Avenger Assembling - The blue cosmic cube glimpsed at the end of Thor appears here and is called The Tesseract, one of the relics from Odin's treasure room, found by the Red Skull but ultimately ending up in S.H.I.E.L.D.'s possession. This film seems to contradict information about the Super Soldier program mentioned in The Incredible Hulk. In Hulk, Ross says he's still working on the program and takes a vial of the serum from a tank that claims the creator was Dr. Renstein. However in this film, the creator of the formula is Dr. Erkskine and it appears the last of the formula is destroyed.
Howard Stark plays a major role in the creation of Captain America and the Stark Expo, which features in Iron Man 2, also makes an appearance.
The film ends with Rogers waking up in a S.H.I.E.L.D. Facility to be informed by Nick Fury (in the middle of Times Square) that he's been asleep for 70 years. It is assumed due to the wee teaser trailer at the end of the credits that Rogers remain in their custody until the events of The Avengers.

Coulson Factor - Sadly this film rates a zero on the Coulson scale. Not even an appearance at the end when Steve Rogers wakes up in modern day New York.

Loki's Fact or Fiction - Chris Evans and Ryan Reynolds have a running bet about who can appear as more comic book characters.

Stan Lee's Hitchcock Cameo - Lee appears as a General at a medal presentation for Steve Rogers.

Overall Rating - 4/5

Monday, 23 April 2012

Salmon Fishing In The Yemen - review

Based on Paul Torday's best selling novel, this film tells a literal "fish out of water" story as fisheries expert Dr Alfred Jones and financial consultant Harriet Chetwode-Talbot are tasked by a Shiekh to introduce salmon fishing to the Yemen, which is not known for its natural abundance of water.
It starts with an In The Loop style sequence of emails passing back and forth discussing the feasibility of the scenario and Kristin Scott-Thomas's goverment press officer, think Malcolm Tucker only with slightly smaller balls and 12A certificate to restrict the more colourful language, sticking her oar in to generate some positive feedback in the Middle East.
From that point on however, it rejects the political commentary and satire in favour of your typical British 'stiff upper lip' romantic comedy.
It might lack bite but Salmon Fishing is a warm, fuzzy, sweet film with a strong romantic bond between the mis-matched pair of stuffy, unhappily married Dr Jones (McGregor, who is starting to find himself as an actor in his middle age) and the younger Harriet, whose soldier boyfriend has gone MIA in Afghanistan.
I know what you're thinking now, and yes the plot unfold exactly as you imagine it would, but the pedestrian, unimaginative plotting is forgiven thanks to the chemistry between the leads, with Emily Blunt once again proving to be one of, if not the, finest actresses in the UK.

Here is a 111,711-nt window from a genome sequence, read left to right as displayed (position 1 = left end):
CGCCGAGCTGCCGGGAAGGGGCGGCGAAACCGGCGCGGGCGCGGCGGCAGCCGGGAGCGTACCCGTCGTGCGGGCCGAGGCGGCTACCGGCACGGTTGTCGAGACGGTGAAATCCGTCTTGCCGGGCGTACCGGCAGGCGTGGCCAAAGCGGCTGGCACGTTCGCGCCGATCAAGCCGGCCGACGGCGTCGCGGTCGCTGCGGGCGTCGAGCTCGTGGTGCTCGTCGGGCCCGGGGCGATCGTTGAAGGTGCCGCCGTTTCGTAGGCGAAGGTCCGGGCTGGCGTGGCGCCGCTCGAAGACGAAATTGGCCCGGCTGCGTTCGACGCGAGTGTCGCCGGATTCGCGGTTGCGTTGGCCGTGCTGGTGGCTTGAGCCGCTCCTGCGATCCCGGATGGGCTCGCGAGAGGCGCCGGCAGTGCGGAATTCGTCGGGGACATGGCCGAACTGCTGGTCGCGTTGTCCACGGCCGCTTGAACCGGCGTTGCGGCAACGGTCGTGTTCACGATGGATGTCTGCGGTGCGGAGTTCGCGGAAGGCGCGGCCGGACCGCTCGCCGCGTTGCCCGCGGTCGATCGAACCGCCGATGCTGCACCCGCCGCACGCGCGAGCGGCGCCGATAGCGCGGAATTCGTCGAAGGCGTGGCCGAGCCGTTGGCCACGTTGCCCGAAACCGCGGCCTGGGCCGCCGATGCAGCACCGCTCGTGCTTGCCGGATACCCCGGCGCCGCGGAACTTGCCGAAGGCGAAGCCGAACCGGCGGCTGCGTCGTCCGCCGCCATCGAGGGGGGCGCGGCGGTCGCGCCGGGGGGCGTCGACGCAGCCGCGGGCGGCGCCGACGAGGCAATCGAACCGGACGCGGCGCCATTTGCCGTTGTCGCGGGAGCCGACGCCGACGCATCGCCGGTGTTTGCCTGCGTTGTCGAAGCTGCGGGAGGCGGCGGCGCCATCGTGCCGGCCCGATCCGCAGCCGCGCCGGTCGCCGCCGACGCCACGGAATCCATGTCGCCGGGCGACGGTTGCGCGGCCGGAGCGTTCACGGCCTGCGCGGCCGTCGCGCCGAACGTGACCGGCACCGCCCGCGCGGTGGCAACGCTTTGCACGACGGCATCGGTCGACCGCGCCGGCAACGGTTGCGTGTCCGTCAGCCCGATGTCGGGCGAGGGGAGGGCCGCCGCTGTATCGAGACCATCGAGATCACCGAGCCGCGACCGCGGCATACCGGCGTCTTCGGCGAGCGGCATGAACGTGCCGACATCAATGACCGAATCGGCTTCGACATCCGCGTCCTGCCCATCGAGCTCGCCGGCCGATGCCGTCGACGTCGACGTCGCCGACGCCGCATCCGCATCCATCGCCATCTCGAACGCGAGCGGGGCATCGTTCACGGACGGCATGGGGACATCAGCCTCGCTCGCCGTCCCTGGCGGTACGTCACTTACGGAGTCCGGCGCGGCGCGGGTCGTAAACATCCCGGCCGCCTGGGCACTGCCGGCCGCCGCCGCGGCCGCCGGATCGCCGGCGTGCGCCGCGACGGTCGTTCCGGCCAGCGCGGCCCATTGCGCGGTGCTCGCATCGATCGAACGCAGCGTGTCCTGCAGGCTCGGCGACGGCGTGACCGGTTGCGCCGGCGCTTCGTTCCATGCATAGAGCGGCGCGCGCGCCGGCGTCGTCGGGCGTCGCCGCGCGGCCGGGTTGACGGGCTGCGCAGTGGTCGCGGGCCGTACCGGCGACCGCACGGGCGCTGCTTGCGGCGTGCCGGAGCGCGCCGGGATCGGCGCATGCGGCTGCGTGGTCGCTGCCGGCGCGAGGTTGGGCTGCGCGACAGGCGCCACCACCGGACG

There is great support from Amr Waked in a wonderfully non-stereotypical performance as the Sheikh and Scott-Thomas attempts to chew through the scenery every time she appears.
Now I'm not sure the only one who will do this when watching the film, but I found myself chuckling whenever someone called McGregor's character Dr Jones as it conjured up images of him as Indiana Jones. There is even a gag about digging up the Ark of the Covenant. I was just hoping that at one point Blunt would have said to Ewan, " No time for love Dr. Jones!"... Perhaps the opportunity will arise in the sequel, Salmon Fishing In The Yemen 2: Fish Harder.

3 stars

Lockout - review

The pitch for Lockout, a film about a former CIA agent called Snow who is forced to gain access to a maximum security prison (in space!) in order to rescue the president's daughter who is trapped there following a mass breakout, probably included the phrase "Escape from New York meets Demolition Man... IN SPACE!".
Lockout never tries to hide away from the fact that this film is a hark back to the dumb, high concept action movies of the Eighties, and it certainly has a lot in common with them. A plot that can be described in terms of other movies, action set (prodominantly) in a single location, a sardonic anti-hero, a British villain (in this case two brothers giving the Scottish a bad name, with Joseph Gilgun on scene-stealing form), and some CGI graphics that would not look out of place in an Eighties computer game. Yes, that last part was not meant to be a compliment.
Along with the awful CGI, the direction is rather pedestrian and the film lacks any truly spectacular action sequences that would allow the film to rise above it's schlocky origins. Thank goodness then for Lockout's trump card... Guy Pearce.